{
                        encoder.Save(jpegStreamOut);
                    }
                }
            }
        }
    }

This is essentially a lightly modified version of the code found under the link which Konamiman kindly supplied.

Please be aware that to make this work you will need to add .NET references to PresentationCore and WindowsBase. If using Visual Studio 2008, this can be achieved via the following:

  1. Right click on your project in the Solution Explorer

  2. From the drop down list, select Add 'Reference...'

  3. From the new box which opens, select the '.NET' tab

  4. Scroll to the two references mentioned above and on each, click ok

Many thanks to both danbystrom and Konamiman for your help in this matter. I really appreciate the quick response.

3
  • You should vote up and/or accept their answers if you found them helpful. Cheers!
    – RickL
    Nov 19, 2009 at 17:13
  • Oops, I made a small mistake with my solution above. I should have said that you need to add the PresentationCore reference, not the System.Core Ps. Thanks for the heads-up Rick! I will do that straight away.
    – John P
    Nov 20, 2009 at 12:14
  • 4
    Given that jpeg is a lossy format, would you expect to lose quality by adding metadata using this method, or does this just modify the metadata without affecting the picture? Mar 30, 2012 at 18:15
2

The easy part:

Add this property item:

var data = System.Text.Encoding.UTF8.GetBytes( "Some comments" );
PropertyItem pi;
*** create an empty PropertyItem here
pi.Type = 2;
pi.Id = 37510;
pi.Len = data.Length;
pi.Value = data;

To the Image's PropertItems collection.

The somewhat more cumbersome part: How do you create a new PropertyItem, since it has no public constructor?

The common "trick" is to have an empty image lying around from which you can steal a PropertyItem. sigh

4
  • 1
    and how do you associate the stolen PropertyItem to the real image? Is it a read-write property/variable?
    – Vinko Vrsalovic
    Nov 18, 2009 at 11:00
  • realImage.PropertyItems.Add( emptyImage.PropertyItems[0] ); Nov 18, 2009 at 11:21
  • 2
    Frustrating. From msdn: "A PropertyItem is not intended to be used as a stand-alone object. A PropertyItem object is intended to be used by classes that are derived from Image. A PropertyItem object is used to retrieve and to change the metadata of existing image files, not to create the metadata. Therefore, the PropertyItem class does not have a defined Public constructor, and you cannot create an instance of a PropertyItem object."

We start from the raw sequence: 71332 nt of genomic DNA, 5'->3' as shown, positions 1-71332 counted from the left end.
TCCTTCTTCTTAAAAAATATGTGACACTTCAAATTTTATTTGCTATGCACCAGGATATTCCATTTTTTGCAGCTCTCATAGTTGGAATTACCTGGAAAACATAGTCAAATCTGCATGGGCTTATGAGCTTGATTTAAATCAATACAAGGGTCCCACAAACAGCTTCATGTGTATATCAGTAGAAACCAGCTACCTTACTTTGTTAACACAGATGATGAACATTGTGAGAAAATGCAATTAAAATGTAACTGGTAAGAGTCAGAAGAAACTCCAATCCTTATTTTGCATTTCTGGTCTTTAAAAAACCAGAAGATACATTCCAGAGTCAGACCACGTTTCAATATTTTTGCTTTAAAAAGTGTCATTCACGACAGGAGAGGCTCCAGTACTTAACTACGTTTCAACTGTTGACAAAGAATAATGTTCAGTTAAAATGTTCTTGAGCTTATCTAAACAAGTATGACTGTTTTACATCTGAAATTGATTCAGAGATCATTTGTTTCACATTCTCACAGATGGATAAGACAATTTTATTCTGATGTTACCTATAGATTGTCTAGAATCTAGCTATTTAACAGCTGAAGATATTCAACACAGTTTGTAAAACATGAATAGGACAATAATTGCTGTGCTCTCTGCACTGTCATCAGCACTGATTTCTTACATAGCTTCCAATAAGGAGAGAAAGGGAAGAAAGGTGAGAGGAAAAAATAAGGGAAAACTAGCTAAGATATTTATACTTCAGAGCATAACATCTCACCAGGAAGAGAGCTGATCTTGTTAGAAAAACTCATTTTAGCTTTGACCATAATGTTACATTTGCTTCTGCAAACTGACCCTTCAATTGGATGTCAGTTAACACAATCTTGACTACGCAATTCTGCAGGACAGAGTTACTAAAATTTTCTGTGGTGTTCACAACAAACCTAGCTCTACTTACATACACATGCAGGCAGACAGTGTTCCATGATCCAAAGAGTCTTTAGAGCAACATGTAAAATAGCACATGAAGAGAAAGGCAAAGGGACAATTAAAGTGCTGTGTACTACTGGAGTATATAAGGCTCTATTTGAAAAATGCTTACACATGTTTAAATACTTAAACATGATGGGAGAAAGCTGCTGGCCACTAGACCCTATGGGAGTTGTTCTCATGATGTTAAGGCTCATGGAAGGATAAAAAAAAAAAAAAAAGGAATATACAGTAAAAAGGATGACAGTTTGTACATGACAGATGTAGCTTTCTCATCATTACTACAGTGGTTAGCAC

– JYelton
    Mar 30, 2010 at 17:45
  • 1
    This answer provides a solution for how to create a new instance of a PropertyItem: stackoverflow.com/a/25162782/606602 Aug 9, 2019 at 11:04
1

Thanks to the answers here, I've coded a solution to set a comment using memory only:

public static Image SetImageComment(Image image, string comment) {
  using (var memStream = new MemoryStream()) {
    image.Save(memStream, ImageFormat.Jpeg);
    memStream.Position = 0;
    var decoder = new JpegBitmapDecoder(memStream, BitmapCreateOptions.PreservePixelFormat, BitmapCacheOption.OnLoad);
    BitmapMetadata metadata;
    if (decoder.Metadata == null) {
      metadata = new BitmapMetadata("jpg");
    } else {
      metadata = decoder.Metadata;
    }

    metadata.Comment = comment;

    var bitmapFrame = decoder.Frames[0];
    BitmapEncoder encoder = new JpegBitmapEncoder();
    encoder.Frames.Add(BitmapFrame.Create(bitmapFrame, bitmapFrame.Thumbnail, metadata, bitmapFrame.ColorContexts));

    var imageStream = new MemoryStream();
    encoder.Save(imageStream);
    imageStream.Position = 0;
    image.Dispose();
    image = null;
    return Image.FromStream(imageStream);
  }
}

Don't forget to dispose the image that is returned by this method. (For example after saving the image to a file)

1

A variant on Peter Kistler's solution to set Title, Subject and Comment. I found I had to create items as Unicode byte array (type 1) and the IDs for Title, Subject and Comment are the same as for EXIF XPTitle, XPSubject and XP Comment. sFileOut can be the same as sFile.

public static void SetWindowsTags2(string sFile, string sFileOut, string Title = "", string Subject = "", string Comment = "", bool bShowError = false)
    {
        try
        {

            // Retrieve the Image
            System.Drawing.Image originalImage = System.Drawing.Image.FromFile(sFile);

            // Get the list of existing PropertyItems. i.e. the metadata